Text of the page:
Posts Tagged ‘Theo Rossi’

Aubrey Plaza

“EMILY THE CRIMINAL” My rating: B (Theaters)

95 minutes | MPAA rating: R

A seemingly normal young woman finds a new career on the wrong side of the law in “Emily the Criminal,” a low-keyed drama that argues persuasively that when the system is rigged crime actually does pay.

Aubrey Plaza is our titular protagonist, a young woman with a dead-end job hauling catered lunches to high-rise L.A. offices, a huge college loan debt, and an art degree she can’t put to use.

As John Patton Ford’s film begins Emily is undergoing a job interview in which she is caught trying to hide the fact that she has a criminal record. Evidently she once assaulted a boyfriend…whether or not he deserved it is an open question. The fact of her arrest is enough to keep Emily  from being hired by any reputable business.

A catering co-worker suggests something, well, a bit dicey.  And soon Emily finds herself with a dozen or so other economic burnouts being addressed by Youcef (Theo Rossi), who informs them that they are needed as “dummy shoppers.”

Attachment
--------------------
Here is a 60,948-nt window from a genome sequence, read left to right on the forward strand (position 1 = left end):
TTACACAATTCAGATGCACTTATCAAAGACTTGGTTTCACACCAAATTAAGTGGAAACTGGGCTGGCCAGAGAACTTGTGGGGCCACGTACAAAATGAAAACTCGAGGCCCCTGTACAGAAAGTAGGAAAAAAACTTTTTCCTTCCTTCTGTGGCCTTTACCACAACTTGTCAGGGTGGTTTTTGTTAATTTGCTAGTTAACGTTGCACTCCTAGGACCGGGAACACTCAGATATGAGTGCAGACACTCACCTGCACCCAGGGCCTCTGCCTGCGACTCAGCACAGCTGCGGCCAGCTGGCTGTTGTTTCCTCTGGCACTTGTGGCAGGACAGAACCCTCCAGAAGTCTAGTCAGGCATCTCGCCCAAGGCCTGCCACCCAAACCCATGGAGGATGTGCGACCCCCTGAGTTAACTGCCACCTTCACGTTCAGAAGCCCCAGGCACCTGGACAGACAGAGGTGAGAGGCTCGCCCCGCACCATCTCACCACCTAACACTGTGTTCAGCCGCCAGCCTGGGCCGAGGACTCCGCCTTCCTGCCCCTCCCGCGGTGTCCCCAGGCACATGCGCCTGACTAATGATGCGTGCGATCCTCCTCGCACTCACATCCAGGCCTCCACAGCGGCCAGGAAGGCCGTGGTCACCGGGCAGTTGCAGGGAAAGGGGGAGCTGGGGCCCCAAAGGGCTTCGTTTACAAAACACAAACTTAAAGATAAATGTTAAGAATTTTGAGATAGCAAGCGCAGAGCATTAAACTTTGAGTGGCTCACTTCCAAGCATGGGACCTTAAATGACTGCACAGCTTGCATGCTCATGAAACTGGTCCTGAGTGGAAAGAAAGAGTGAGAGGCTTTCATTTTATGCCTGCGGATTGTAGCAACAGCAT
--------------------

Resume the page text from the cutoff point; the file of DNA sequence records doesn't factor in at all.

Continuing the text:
The gig is not dangerous and no one will be physically hurt, Youcef announces in businesslike tones that eerily echo every new-employee orientation session you’ve ever sat through. But it is illegal, he admits.

Basically Emily and her fellow shoppers will be given a credit card — the information is stolen, Yuocef acknowledges — with which to buy a big flat-screen television.  They will bring the electronics to Youcef; he will pay them $200 in cash.

Easy money.

Emily is ready to walk out but there’s something about Youcef — perhaps it’s his honesty in revealing the illegality of the operation — that makes her put her conscience on the back burner.  Her first gig goes smoothly.

Her second, though, quickly turns hairy.  She’s supposed to use a credit card and forged money order to pick up a luxury car, and it’s pretty clear that the foreign types who are doing the selling are a bit shady themselves. Emily barely gets away with the vehicle and a bloody nose.